Managing ADHD: How to Cope With a Hyperactive Child

doing an activity with a child

You’re a few years into parenthood, and you’re beginning to notice how much your child loves to move about. His curious toddler mind always makes him go into your drawers, climb on the tables, or even go on his own adventure around the house.

Soon, you’ll find yourself looking at child safety equipment online like safety gates, window guards, or a swimming pool fence — anything to keep your active child safe. Some parents would say that having an active child is a good sign. But you may start asking yourself, how active should your child really be?

Hyperactivity

Yes, it’s a good sign for a child to be active in certain situations. If you’re out on a picnic, running around and chasing your dog is good. But if it’s always a challenge to keep him in his chair during mealtime or even while watching his favorite cartoon, then this could be a sign of hyperactivity.

Hyperactivity is only one of the signs of attention-deficit/hyperactivity disorder (ADHD). And in America, over six million children have been diagnosed with ADHD. But don’t fret. There are ways to control your child’s hyperactivity so you can use it to both your benefits.

Have a Routine

Whether it’s on weekends, schooldays, or out on vacation, following a routine can help keep your hyperactive child in check. Create a schedule that works for your lifestyle at home during school days and a separate schedule for weekends, and stick with it. This will help set his expectations on what he must do and stop him from jumping from one random activity to another. Remember to give him a constant amount of time to transition between activities. This will help him cool down and prepare for his next activity. The key here is to be consistent, so make sure you create a routine that works well for everyone’s daily routine.

Feed Them Right

Feeding your child well is not the same as feeding him right. You can stop him from feeling hungry by giving him unlimited access to a snack box, but you may also be teaching him unhealthy eating habits that don’t give him the nutrients he needs. There are many snacks in groceries today that claim to be healthy, organic, or fortified with vitamins but still turn out to be harmful to your child. For example, there have been studies made that artificial food coloring increases hyperactivity in children. Thus, his usual bowl of Fruit Loops in the morning or his snack time Twinkies can be the cause of his non-stop marathon around the house. Keep his meals balanced and on time and make sure snacks are not always salty or sugary. This is also an excellent time to train your child to eat whole foods. Starting them early on the healthy stuff will always have the best benefits as they grow older.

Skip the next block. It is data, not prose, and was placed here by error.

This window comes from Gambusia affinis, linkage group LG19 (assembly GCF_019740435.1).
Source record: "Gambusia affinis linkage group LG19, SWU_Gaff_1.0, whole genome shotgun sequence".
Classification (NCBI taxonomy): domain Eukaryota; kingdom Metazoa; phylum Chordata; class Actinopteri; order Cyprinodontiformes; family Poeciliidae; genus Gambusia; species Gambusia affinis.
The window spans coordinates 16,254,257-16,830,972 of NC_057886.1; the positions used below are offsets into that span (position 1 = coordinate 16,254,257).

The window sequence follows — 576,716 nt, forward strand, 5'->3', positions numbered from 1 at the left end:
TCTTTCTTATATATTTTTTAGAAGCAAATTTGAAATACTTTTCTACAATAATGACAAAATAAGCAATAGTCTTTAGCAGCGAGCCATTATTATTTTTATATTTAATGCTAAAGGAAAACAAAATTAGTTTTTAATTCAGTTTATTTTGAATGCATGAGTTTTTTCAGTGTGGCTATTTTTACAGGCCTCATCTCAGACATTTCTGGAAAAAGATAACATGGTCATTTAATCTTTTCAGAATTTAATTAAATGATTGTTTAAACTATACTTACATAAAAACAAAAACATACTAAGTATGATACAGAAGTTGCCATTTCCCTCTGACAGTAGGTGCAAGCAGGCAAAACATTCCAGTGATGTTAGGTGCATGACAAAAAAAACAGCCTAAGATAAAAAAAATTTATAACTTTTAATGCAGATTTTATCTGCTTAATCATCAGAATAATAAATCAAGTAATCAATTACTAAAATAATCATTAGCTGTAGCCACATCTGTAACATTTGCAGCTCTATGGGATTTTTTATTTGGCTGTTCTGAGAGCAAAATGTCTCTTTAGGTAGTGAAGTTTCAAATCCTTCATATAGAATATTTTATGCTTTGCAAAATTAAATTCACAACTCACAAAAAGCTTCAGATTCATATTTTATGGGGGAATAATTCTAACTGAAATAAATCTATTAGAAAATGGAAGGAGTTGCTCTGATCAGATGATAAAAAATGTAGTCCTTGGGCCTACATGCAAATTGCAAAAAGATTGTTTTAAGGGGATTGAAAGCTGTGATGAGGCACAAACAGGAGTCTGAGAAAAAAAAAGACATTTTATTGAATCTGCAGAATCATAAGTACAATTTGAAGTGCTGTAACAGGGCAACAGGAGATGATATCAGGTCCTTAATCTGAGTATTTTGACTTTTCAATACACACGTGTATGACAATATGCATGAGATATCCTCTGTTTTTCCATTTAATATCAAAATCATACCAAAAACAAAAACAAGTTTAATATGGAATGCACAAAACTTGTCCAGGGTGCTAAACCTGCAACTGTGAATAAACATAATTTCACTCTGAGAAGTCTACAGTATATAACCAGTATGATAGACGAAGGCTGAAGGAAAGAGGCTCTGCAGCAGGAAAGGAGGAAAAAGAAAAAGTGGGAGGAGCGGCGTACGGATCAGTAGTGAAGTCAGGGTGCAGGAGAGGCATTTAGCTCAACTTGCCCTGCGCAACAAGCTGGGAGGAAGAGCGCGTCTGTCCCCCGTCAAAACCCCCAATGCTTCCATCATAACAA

feeding child healthy food

Breath and Relax

Teaching your child how to calm down after a lively activity can help control his hyperactive tendencies. Learning how to sit down, close his eyes and just focus on his breathing is a good way to diffuse any sudden ideas he may have to do more. Breathing exercises can be taught to a child as early as two years old. Though the first few tries may not be a success, including a specific amount of time for breathing exercises in your daily routine, especially after a high-energy activity, will help him get used to it soon enough. As a result, he’ll learn how to harness that inner peace whenever he needs to.

Exercise Regularly

Hyperactive children have a lot of excess energy in their body which they need to release. If they don’t release it, it can result in disruptive behavior, a sudden outburst of anger, or irrational tantrums that can go on for hours. Regular exercise might just be the answer to this. If your child discovers a sport he likes, let him join a team so that he can do it regularly. Or you can also take him out for a 30-minute daily walk, run, or bicycle ride. Any activity that will help him release that extra energy daily can balance out feelings of impulsiveness and anxiety, thus helping him stay more focused, more mindful, and less hyperactive.

These are just some ways you can help your hyperactive child find his balance. By practicing these steps, you can help him control his extra energy and turn it into something that can help him flourish as he grows older. But for now, your patience and perseverance in doing things consistently are all he needs to find that balance that will keep his energy at bay.

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Managing ADHD: How to Cope With a Hyperactive Child

You’re a few years into parenthood, and you’re beginning to notice how much your child loves to move about. His curious toddler mind always makes him go into your drawers, climb on the tables, or even go on his own adventure around the house. Soon, you’ll find yourself looking at child safety equipment online like

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